GETTYSBURG, Pa. — The sloshing of a motel pool can be heard right outside the war house-turned-museum. The scent of fried food lingers from a nearby pub.
That all might change now that a multimillion-dollar effort to rid Gen. Robert E. Lee’s headquarters of commercial influence is gaining momentum.
The Civil War Trust announced Tuesday that it has launched a $5.5 million national campaign to acquire the stone house and its four acres from Belmar Partnership. Jim Lighthizer, the organization’s president, said at least $2.5 million already has been raised through donations.
From one end of the Gettysburg National Military Park — the “Kentucky Derby of American battlefields,” according to Mr. Lighthizer — the house can be seen overlooking Seminary Ridge.
“In the end, this is going to be our legacy to the American people,” Mr. Lighthizer said.
The house will be restored to how it looked 151 years ago.
The house contains a museum, which is tucked away inside the general’s headquarters and has been in operation since 1921. Its artifacts and memorabilia will be sold with the property.
The trust also will apply for a Civil War Land Acquisition Grant, worth as much as $1.5 million, from the National Park Service’s American Battlefield Protection Program, Mr. Lighthizer said. The remaining $1 million or so must be raised by the end of the year.
“This is going to be our gift to the people of the United States,” he said.
On July 1, 1863, the property was the scene of fighting between advancing Confederate soldiers and Union troops trying to protect the western entrance to the town. By the end of the first day of battle, Union troops had retreated to Seminary Ridge, and Lee seized the stone house and made it his headquarters.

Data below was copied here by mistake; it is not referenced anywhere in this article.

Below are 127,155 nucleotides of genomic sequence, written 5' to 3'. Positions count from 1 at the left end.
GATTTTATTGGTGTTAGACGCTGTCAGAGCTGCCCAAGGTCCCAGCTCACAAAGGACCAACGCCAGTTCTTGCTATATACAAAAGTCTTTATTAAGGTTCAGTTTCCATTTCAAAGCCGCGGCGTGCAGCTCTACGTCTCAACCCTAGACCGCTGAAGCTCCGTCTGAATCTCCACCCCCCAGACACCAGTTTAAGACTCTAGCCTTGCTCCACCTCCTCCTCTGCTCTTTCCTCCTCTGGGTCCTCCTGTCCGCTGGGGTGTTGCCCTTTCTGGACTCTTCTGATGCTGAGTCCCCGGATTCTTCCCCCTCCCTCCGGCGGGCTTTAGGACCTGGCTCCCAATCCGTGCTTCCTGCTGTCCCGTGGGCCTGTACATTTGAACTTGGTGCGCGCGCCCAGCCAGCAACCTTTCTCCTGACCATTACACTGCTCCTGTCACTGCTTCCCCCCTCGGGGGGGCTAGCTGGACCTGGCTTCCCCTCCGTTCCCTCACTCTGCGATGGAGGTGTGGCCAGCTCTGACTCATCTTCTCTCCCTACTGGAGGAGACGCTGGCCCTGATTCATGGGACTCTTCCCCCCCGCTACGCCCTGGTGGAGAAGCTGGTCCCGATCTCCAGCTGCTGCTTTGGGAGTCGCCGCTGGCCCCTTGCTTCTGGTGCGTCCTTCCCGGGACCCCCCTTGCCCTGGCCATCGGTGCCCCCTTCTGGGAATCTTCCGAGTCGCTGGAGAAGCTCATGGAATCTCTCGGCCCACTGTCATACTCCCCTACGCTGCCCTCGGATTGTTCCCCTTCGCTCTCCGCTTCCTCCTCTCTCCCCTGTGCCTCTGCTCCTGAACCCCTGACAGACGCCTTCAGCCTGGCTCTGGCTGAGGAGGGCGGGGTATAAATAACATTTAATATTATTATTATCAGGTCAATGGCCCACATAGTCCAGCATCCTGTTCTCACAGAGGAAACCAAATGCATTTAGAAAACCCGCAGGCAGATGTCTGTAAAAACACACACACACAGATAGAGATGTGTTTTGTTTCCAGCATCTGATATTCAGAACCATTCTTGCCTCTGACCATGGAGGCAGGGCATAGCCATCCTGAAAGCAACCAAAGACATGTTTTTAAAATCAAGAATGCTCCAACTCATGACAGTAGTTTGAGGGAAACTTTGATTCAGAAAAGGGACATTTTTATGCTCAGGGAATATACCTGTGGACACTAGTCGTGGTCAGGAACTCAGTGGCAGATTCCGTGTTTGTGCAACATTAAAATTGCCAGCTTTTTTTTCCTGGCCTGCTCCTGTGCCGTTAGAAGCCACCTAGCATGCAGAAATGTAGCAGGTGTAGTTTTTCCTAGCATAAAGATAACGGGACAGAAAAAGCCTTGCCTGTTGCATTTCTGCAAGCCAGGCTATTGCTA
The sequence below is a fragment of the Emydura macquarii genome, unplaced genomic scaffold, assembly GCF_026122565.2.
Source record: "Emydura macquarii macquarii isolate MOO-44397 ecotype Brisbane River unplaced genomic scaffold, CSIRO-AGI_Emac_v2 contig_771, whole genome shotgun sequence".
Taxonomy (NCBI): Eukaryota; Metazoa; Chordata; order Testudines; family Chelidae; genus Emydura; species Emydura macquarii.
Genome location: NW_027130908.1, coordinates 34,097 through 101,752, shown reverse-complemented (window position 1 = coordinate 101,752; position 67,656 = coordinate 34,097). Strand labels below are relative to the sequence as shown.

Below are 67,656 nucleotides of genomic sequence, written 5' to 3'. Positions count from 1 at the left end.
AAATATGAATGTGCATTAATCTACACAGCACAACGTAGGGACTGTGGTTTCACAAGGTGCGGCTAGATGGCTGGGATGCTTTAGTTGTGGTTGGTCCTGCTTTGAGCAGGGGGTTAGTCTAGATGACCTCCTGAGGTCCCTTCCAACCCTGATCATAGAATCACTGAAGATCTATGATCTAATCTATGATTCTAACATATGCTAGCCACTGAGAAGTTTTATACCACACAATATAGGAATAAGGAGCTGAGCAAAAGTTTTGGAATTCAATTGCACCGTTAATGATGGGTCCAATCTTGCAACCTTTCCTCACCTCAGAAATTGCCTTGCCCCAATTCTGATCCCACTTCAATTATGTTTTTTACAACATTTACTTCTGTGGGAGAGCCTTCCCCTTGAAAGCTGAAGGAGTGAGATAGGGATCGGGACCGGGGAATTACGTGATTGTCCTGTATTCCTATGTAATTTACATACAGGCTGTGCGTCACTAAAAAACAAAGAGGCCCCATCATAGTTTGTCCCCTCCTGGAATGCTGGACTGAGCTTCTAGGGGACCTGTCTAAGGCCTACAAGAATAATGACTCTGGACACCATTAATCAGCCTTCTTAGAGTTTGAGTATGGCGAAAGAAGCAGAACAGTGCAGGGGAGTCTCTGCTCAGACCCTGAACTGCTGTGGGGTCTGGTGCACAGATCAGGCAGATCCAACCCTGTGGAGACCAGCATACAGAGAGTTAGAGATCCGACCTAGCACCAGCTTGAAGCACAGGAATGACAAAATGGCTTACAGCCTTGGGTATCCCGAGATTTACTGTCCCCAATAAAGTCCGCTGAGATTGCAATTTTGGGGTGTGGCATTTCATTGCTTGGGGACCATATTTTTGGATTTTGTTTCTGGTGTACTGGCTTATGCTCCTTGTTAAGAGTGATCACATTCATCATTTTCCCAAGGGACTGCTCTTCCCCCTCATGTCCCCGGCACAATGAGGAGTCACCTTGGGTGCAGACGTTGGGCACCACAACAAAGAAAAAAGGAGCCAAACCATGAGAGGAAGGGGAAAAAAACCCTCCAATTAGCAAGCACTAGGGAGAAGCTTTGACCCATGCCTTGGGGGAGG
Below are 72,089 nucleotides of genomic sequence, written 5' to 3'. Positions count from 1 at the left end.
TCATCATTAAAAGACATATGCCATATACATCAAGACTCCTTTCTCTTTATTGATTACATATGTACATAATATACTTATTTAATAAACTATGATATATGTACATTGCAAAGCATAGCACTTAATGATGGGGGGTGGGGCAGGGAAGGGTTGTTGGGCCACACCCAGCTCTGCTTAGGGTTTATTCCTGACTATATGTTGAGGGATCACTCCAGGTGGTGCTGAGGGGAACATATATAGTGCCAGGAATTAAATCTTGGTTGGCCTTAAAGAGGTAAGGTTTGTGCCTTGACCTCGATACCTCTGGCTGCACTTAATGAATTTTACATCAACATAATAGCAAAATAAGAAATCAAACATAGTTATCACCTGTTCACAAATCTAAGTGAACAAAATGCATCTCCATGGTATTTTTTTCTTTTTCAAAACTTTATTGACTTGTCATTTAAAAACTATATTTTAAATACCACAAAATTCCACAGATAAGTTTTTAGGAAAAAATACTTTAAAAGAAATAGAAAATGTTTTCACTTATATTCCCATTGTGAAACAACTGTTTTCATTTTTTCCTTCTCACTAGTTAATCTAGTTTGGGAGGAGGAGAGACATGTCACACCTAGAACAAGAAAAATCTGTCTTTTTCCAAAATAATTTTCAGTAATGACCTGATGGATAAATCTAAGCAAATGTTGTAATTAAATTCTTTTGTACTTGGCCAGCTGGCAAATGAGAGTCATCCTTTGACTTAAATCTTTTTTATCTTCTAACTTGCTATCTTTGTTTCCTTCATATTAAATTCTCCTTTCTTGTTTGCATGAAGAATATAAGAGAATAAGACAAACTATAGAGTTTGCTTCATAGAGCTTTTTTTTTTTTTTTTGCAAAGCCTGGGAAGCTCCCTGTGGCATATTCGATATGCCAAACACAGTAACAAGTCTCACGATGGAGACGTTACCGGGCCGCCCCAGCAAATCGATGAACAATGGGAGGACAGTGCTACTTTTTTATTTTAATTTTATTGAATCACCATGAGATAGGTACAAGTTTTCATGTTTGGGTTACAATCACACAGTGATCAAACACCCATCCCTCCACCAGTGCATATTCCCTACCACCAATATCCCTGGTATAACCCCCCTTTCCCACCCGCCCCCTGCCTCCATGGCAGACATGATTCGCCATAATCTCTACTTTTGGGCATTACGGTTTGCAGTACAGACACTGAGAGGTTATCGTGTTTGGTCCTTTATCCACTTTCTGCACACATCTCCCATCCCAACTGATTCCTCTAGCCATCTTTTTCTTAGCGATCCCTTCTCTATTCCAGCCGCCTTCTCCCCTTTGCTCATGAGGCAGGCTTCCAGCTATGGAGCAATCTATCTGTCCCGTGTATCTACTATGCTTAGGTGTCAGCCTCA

The battle ended with Lee’s defeat July 3. Historians consider the battle to be the turning point of the war.
Located on Chambersburg Road, near the center and rear of the emerging battle lines, the small stone structure was ideally situated. It was believed to have been built in 1833, and a widow, Mary Thompson, lived there. U.S. Rep. Thaddeus Stevens was a co-owner.
Conservation leaders, including the U.S. Department of the Interior, the National Park Service and the Gettysburg Foundation, are playing a part in securing funding for the restoration.
The commercial establishments now on the site, including a Quality Inn and the Appalachian Brewing Co., will remain through the end of the year as the acquisition continues.
The effort to acquire those properties has been ongoing for about a year, according to the Civil War Trust. Mr. Lighthizer said there was no timetable for the restoration project and that the whole parcel would be donated to the park service for inclusion in the Gettysburg National Military Park.
Quality Inn officials could not be reached for comment. Nathan Voss, Appalachian Brewing Co. manager, said the business was in talks to possibly relocate to another spot in Gettysburg. The buyout came as a bit of a “curveball” for the business after 11 years of building a strong local presence, he added.
Michael Majchrowicz: email@example.com or 412-263-4903. This article contains information from the Philadelphia Inquirer. First Published July 1, 2014 12:16 PM